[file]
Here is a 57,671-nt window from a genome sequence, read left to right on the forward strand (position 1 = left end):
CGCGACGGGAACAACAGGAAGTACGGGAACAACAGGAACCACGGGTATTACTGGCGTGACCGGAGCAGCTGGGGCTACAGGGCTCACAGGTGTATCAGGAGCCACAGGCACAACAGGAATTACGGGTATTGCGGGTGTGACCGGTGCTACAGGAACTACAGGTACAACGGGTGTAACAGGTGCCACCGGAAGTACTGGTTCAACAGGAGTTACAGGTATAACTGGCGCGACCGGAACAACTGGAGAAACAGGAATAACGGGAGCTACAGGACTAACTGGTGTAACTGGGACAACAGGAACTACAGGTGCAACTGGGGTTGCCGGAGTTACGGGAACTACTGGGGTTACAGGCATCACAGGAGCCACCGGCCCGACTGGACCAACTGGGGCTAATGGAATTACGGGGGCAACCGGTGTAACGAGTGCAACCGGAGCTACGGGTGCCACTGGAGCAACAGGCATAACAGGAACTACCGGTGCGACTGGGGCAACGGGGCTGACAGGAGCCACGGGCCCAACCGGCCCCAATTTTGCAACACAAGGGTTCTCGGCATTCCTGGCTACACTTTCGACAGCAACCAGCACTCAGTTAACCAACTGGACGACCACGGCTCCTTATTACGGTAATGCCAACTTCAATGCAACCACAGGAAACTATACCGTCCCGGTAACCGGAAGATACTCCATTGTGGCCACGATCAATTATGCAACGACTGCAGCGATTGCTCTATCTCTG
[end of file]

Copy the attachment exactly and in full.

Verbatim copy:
Here is a 57,671-nt window from a genome sequence, read left to right on the forward strand (position 1 = left end):
CGCGACGGGAACAACAGGAAGTACGGGAACAACAGGAACCACGGGTATTACTGGCGTGACCGGAGCAGCTGGGGCTACAGGGCTCACAGGTGTATCAGGAGCCACAGGCACAACAGGAATTACGGGTATTGCGGGTGTGACCGGTGCTACAGGAACTACAGGTACAACGGGTGTAACAGGTGCCACCGGAAGTACTGGTTCAACAGGAGTTACAGGTATAACTGGCGCGACCGGAACAACTGGAGAAACAGGAATAACGGGAGCTACAGGACTAACTGGTGTAACTGGGACAACAGGAACTACAGGTGCAACTGGGGTTGCCGGAGTTACGGGAACTACTGGGGTTACAGGCATCACAGGAGCCACCGGCCCGACTGGACCAACTGGGGCTAATGGAATTACGGGGGCAACCGGTGTAACGAGTGCAACCGGAGCTACGGGTGCCACTGGAGCAACAGGCATAACAGGAACTACCGGTGCGACTGGGGCAACGGGGCTGACAGGAGCCACGGGCCCAACCGGCCCCAATTTTGCAACACAAGGGTTCTCGGCATTCCTGGCTACACTTTCGACAGCAACCAGCACTCAGTTAACCAACTGGACGACCACGGCTCCTTATTACGGTAATGCCAACTTCAATGCAACCACAGGAAACTATACCGTCCCGGTAACCGGAAGATACTCCATTGTGGCCACGATCAATTATGCAACGACTGCAGCGATTGCTCTATCTCTG